During the June 1974 ABOS Interim Meeting, the Committee to Develop the Modus Operandi for Demonstration of Continuing Competence reported the Academy was agreeable to a joint recertification venture and a committee was formed with an ABOS director as chair. The Board members serving were Dr. Murray (Chair) and Drs. Stelling, Ingram and Brashear. It was agreed the term “continuing competence” be used instead of “recertification”. Dr. Murray requested each member of the Board provide him with several suggestions as to how ABOS diplomates must demonstrate continuing competence. During the 1974 Annual Meeting, Dr. Murray reported for the committee that orthopaedists must be educated to accept the principle of recertification no matter what it is called. Members of the Academy who served on this committee were Drs. Hinchey, Herb Stark and Walter Hoyt, Jr. All Boards, other than neurosurgery, had taken some stand on recertification, and internal medicine gave its first re-certification exam in October 1974. It was suggested a series of articles be placed in the Academy Bulletin explaining the philosophy of recertification and the reasons why it is necessary that it be voluntary; otherwise, it was believed the government would take it out of the hands of medicine. Dr. Murray mentioned a resolution received by the Academy from a group in New York stating their opposition to any type of recertification and suggested the committee compose a counter-resolution. Dr. Ferguson stated there should be a new philosophy regarding the issuance of such an examination, and suggested it not be as difficult as the certifying examination and be related to practical medicine. Dr. Ingram suggested it would be a good idea for members of the committee to attend a meeting of the referenced committee of the AMA House of Delegates.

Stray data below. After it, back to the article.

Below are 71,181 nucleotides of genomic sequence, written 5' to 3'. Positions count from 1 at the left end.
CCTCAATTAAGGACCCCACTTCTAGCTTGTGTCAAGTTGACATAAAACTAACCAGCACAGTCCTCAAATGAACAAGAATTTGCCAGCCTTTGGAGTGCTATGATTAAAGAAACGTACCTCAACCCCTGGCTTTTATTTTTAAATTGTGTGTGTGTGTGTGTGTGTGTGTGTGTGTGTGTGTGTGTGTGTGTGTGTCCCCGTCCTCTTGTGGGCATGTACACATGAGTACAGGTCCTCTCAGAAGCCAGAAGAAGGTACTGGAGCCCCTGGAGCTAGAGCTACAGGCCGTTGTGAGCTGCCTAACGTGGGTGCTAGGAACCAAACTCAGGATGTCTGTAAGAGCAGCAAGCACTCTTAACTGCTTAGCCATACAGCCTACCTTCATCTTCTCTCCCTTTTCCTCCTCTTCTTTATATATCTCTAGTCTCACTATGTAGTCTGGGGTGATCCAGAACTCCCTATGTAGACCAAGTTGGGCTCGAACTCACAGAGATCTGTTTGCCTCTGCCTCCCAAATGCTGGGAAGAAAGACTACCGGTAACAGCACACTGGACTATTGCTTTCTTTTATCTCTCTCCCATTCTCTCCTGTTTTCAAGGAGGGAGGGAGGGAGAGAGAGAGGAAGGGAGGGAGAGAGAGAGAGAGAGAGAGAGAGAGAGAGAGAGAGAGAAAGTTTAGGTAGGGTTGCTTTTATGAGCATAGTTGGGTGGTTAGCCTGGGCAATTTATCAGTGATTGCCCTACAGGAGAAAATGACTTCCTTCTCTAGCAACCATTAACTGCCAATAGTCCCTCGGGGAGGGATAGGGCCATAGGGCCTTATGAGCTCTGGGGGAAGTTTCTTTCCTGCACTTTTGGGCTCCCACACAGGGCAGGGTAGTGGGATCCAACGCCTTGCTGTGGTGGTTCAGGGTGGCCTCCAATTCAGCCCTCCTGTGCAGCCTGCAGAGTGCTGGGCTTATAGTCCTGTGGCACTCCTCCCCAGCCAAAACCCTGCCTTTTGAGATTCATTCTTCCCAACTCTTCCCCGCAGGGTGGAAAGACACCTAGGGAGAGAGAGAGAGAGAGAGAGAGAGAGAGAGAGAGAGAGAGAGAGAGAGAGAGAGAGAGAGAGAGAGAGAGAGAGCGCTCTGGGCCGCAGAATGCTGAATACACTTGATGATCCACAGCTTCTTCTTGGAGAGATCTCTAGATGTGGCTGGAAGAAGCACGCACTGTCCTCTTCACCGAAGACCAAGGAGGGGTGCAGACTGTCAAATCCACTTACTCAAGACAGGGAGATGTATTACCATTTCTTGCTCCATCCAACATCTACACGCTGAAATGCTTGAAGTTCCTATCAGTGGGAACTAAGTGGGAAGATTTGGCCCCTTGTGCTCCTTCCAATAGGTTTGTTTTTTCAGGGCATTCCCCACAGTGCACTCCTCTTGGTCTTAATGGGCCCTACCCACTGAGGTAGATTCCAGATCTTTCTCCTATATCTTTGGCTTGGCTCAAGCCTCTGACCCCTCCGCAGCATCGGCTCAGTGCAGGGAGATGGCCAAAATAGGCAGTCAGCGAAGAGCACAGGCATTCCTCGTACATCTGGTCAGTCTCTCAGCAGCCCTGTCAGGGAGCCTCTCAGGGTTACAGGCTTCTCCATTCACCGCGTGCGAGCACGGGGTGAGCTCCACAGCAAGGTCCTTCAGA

The joint committee of the ABOS and the AAOS continued to work on the issues of continuing competence, and a motion was carried that the committee continue its efforts developing the method to be employed, ie, (1) continuing education, (2) peer review, or (3) an examination. In 1974 the American Board of Medical Specialties (ABMS) published guidelines for recertification, including the purpose for recertification, essential goals, voluntary in nature on the part of the certified specialist, etc.
Dr. Albert Ferguson convened a special meeting of the Board in November 1975 to consider continuing competence in orthopaedic surgery. Those present included Drs. Ferguson, Banks, Larmor, Bonfiglio, Brashear, McEwan, Stelling, Samilson, Ingram, Murray and Mr. Tom O'Brien (counsel). A committee composed of Drs. Samilson, Enneking, and Harkess suggested a pilot study be developed to “… audit continuing competence in orthopaedic surgery.” It was the forerunner of the National Orthopaedic Audit and its establishment by the ABOS was the first concept of the method for recertifying practicing orthopaedic surgeons. It involved the selection of 200 hospitalized patients' charts in the clinical areas of adult orthopaedics and hand surgery. The committee charged with this assignment consisted of Drs. Samilson (Chair), Ferguson, Larmor, Banks, Harkess, Wilson, and Mankin. It was intended the collected records be audited and a criteria developed for best practice care. A pilot study was done in the Philadelphia area, in cooperation with the Philadelphia Orthopaedic Society, and in the Pittsburgh area under the direction of ABOS director, Dr. Albert Ferguson.
The effort began in January 1976 and work continued through early 1977, at which time it was abandoned, the committee citing problems with establishing criteria for hospitalized patients, lack of physician acceptance, validity of the audit for recertification, and costs. In reality, they found it difficult to establish a pass/fail assessment for an individual who was presenting cases. It became evident some other method for recertification was necessary.